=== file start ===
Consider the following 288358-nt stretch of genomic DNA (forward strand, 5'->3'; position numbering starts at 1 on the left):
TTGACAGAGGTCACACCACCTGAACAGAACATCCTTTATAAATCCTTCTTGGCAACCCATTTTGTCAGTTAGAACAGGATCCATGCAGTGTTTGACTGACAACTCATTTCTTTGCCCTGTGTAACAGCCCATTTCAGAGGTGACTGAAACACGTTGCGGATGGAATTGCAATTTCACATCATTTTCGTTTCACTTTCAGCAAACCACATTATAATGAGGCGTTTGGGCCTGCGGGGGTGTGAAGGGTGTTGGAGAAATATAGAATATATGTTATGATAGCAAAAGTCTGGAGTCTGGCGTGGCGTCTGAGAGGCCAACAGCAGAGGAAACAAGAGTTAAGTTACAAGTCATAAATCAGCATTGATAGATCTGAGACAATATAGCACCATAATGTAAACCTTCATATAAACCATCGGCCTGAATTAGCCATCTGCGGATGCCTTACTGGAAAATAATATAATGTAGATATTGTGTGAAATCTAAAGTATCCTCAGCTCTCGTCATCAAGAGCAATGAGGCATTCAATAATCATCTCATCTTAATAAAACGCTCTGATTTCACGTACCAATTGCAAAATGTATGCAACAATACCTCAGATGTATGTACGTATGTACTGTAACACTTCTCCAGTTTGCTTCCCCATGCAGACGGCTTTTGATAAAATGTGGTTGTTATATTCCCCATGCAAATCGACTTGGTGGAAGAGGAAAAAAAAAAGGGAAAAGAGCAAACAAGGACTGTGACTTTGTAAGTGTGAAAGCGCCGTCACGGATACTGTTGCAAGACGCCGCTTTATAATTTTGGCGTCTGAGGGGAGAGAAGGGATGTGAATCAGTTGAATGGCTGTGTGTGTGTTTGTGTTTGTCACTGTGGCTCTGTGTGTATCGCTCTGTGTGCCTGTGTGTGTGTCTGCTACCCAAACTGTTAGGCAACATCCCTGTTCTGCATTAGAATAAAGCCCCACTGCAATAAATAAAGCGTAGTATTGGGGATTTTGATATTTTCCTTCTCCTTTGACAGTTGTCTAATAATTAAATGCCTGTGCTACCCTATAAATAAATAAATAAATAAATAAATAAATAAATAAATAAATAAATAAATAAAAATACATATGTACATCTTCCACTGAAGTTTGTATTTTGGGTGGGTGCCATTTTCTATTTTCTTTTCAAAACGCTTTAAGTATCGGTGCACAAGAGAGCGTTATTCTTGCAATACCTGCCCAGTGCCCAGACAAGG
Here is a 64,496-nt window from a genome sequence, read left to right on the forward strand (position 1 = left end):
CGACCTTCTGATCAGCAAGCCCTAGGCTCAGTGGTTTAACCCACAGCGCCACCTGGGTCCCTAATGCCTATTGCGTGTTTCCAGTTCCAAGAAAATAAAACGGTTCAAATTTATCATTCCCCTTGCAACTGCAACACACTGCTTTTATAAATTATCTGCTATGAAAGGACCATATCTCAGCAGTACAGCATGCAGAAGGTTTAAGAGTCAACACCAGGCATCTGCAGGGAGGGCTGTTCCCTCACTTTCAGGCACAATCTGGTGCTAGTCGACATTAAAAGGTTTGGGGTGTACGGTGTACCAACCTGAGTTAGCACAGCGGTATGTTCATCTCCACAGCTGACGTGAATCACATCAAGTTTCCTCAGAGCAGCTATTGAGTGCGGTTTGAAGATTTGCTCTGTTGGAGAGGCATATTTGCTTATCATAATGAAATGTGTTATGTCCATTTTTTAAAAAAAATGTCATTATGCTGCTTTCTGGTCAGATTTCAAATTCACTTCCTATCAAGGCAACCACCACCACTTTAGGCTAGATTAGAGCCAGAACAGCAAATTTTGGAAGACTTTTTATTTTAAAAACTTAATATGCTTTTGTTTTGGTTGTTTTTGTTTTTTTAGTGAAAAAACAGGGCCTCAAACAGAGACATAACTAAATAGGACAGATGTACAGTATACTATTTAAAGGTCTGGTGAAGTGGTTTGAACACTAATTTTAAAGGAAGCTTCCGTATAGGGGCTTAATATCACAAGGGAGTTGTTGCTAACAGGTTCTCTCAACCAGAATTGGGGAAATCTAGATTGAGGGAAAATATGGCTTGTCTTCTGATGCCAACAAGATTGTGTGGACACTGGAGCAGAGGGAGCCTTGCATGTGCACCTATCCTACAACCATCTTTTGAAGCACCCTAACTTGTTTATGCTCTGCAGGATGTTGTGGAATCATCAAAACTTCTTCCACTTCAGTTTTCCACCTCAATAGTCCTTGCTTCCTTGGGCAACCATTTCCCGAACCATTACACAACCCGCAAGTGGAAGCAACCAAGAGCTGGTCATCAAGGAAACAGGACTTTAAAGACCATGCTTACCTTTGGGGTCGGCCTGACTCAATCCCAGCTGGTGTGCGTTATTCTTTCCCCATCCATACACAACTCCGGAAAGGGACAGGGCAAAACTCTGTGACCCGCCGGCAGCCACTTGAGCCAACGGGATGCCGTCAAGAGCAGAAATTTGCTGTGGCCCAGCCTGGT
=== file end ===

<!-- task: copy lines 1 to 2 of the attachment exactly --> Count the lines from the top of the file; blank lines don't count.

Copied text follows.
Consider the following 288358-nt stretch of genomic DNA (forward strand, 5'->3'; position numbering starts at 1 on the left):
TTGACAGAGGTCACACCACCTGAACAGAACATCCTTTATAAATCCTTCTTGGCAACCCATTTTGTCAGTTAGAACAGGATCCATGCAGTGTTTGACTGACAACTCATTTCTTTGCCCTGTGTAACAGCCCATTTCAGAGGTGACTGAAACACGTTGCGGATGGAATTGCAATTTCACATCATTTTCGTTTCACTTTCAGCAAACCACATTATAATGAGGCGTTTGGGCCTGCGGGGGTGTGAAGGGTGTTGGAGAAATATAGAATATATGTTATGATAGCAAAAGTCTGGAGTCTGGCGTGGCGTCTGAGAGGCCAACAGCAGAGGAAACAAGAGTTAAGTTACAAGTCATAAATCAGCATTGATAGATCTGAGACAATATAGCACCATAATGTAAACCTTCATATAAACCATCGGCCTGAATTAGCCATCTGCGGATGCCTTACTGGAAAATAATATAATGTAGATATTGTGTGAAATCTAAAGTATCCTCAGCTCTCGTCATCAAGAGCAATGAGGCATTCAATAATCATCTCATCTTAATAAAACGCTCTGATTTCACGTACCAATTGCAAAATGTATGCAACAATACCTCAGATGTATGTACGTATGTACTGTAACACTTCTCCAGTTTGCTTCCCCATGCAGACGGCTTTTGATAAAATGTGGTTGTTATATTCCCCATGCAAATCGACTTGGTGGAAGAGGAAAAAAAAAAGGGAAAAGAGCAAACAAGGACTGTGACTTTGTAAGTGTGAAAGCGCCGTCACGGATACTGTTGCAAGACGCCGCTTTATAATTTTGGCGTCTGAGGGGAGAGAAGGGATGTGAATCAGTTGAATGGCTGTGTGTGTGTTTGTGTTTGTCACTGTGGCTCTGTGTGTATCGCTCTGTGTGCCTGTGTGTGTGTCTGCTACCCAAACTGTTAGGCAACATCCCTGTTCTGCATTAGAATAAAGCCCCACTGCAATAAATAAAGCGTAGTATTGGGGATTTTGATATTTTCCTTCTCCTTTGACAGTTGTCTAATAATTAAATGCCTGTGCTACCCTATAAATAAATAAATAAATAAATAAATAAATAAATAAATAAATAAATAAATAAAAATACATATGTACATCTTCCACTGAAGTTTGTATTTTGGGTGGGTGCCATTTTCTATTTTCTTTTCAAAACGCTTTAAGTATCGGTGCACAAGAGAGCGTTATTCTTGCAATACCTGCCCAGTGCCCAGACAAGG